|Name||Doc element||FlyBase ID||FBte0000341|
|Feature type||natural transposable element|
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|Sequences & Components|
|Complete element (bp)||
|Terminal repeat (bp)|
|Sequence Ontology (SO)|
|Insertions & Copy Number|
55 in euchromatin of Release 3 genome annotation, of which 30 are full length.
|Target Site Duplication|
|Curated drosophilid orthologs|
The Doc element is transcribed as a full-length 5kb transcript which encodes two open reading frames (ORFs). Doc\gag (ORF1) encodes an RNA-binding protein and Doc\RTase (ORF2) encodes a reverse transcriptase. The RNA is localised on the Drosophila oocyte cytoskeleton.
F-element, I-element and Doc basal promoters share the same architecture and functional organisation.
Changes introduced in the promoter regions of distinct LINEs allows transcriptional activators to stimulate cryptic Inr modules. The response of different promoter constructs to the same enhancer is significantly influenced by the number, position and type of core elements present.
Correlations between the rate of transposition and TE copy number are determined for Doc and are found to be positive.
One of a class of genes with TATA-less promoters that have the conserved DPE sequence.
Distinct cis-acting DNA elements, clustered in a 50bp long DNA region located at the 5' end of unit-length Doc copies, cooperate to control RNA initiation. Sequences located 200bp downstream from the 5' end inhibit expression in a position and orientation-dependent manner. Inhibition appears to be due to reduced translation rather that to impaired synthesis.
The distribution of transposable elements within heterochromatin indicates that they are major structural components of the heterochromatin.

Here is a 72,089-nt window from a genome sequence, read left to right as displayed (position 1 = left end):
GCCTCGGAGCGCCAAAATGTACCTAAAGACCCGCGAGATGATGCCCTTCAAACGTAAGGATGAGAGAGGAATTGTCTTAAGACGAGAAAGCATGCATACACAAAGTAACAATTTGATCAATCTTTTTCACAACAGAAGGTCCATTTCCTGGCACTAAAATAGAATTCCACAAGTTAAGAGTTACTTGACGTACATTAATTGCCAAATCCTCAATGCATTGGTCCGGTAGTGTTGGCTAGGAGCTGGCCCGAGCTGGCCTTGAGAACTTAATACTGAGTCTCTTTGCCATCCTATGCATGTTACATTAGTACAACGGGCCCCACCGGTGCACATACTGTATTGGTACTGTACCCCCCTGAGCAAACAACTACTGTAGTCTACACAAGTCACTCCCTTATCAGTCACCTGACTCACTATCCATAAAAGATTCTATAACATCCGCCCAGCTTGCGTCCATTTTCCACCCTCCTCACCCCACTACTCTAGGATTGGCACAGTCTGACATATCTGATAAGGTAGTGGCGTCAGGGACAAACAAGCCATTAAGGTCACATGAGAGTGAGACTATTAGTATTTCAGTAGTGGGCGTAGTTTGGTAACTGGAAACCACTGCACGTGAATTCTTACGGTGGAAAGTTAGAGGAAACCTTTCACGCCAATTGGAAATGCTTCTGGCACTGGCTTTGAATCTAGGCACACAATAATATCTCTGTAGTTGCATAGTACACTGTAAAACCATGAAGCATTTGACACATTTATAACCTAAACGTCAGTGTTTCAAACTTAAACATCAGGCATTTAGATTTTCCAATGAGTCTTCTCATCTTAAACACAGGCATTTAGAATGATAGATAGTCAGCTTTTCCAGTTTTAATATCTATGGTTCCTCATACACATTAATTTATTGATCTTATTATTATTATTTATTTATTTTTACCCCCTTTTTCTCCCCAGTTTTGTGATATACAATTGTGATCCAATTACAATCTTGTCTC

There is no sequence homology between the ends of the Doc element. Different Doc elements are conserved at the 3' end (which terminates with a polyadenylation signal followed by a stretch of oligo-A), but may be truncated at the 5' end, suggesting a mechanism of transposition via an RNA intermediate.
Doc elements lie at both break points of the Antp73b inversion; these elements lie in inverted orientation and the inversion probably resulted from recombination between them.
|Synonyms & Secondary IDs ( 11 )|
(Zhang et al., 2011, ffrench-Constant et al., 2006, Gunawardane et al., 2007, Pane et al., 2011, Lau et al., 2009, Petrov et al., 2011, Mito et al., 2005, Smith et al., 2007, Brennecke et al., 2007, Lecuyer et al., 2007, Kawamura et al., 2008, Ghildiyal et al., 2008, Deloger et al., 2009, Bergman and Bensasson, 2007, Dimitri et al., 2003, Yang and Nuzhdin, 2003, González et al., 2008, Lipatov et al., 2005, Chambeyron et al., 2008, Li et al., 2009, Iklé et al., 2008, Phalke et al., 2009, Fanti et al., 2003, Lu and Clark, 2010, Bergman et al., 2006, Méndez-Lago et al., 2011, Cooper et al., 2010, Handler et al., 2011, Wang and Elgin, 2011, Sienski et al., 2012, Klenov et al., 2011)
|Secondary FlyBase IDs|
|References ( 144 )|
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|Recent research papers ( 12 )|
|Recent reviews (0)|
|All reviews listed in FlyBase were published before 2011|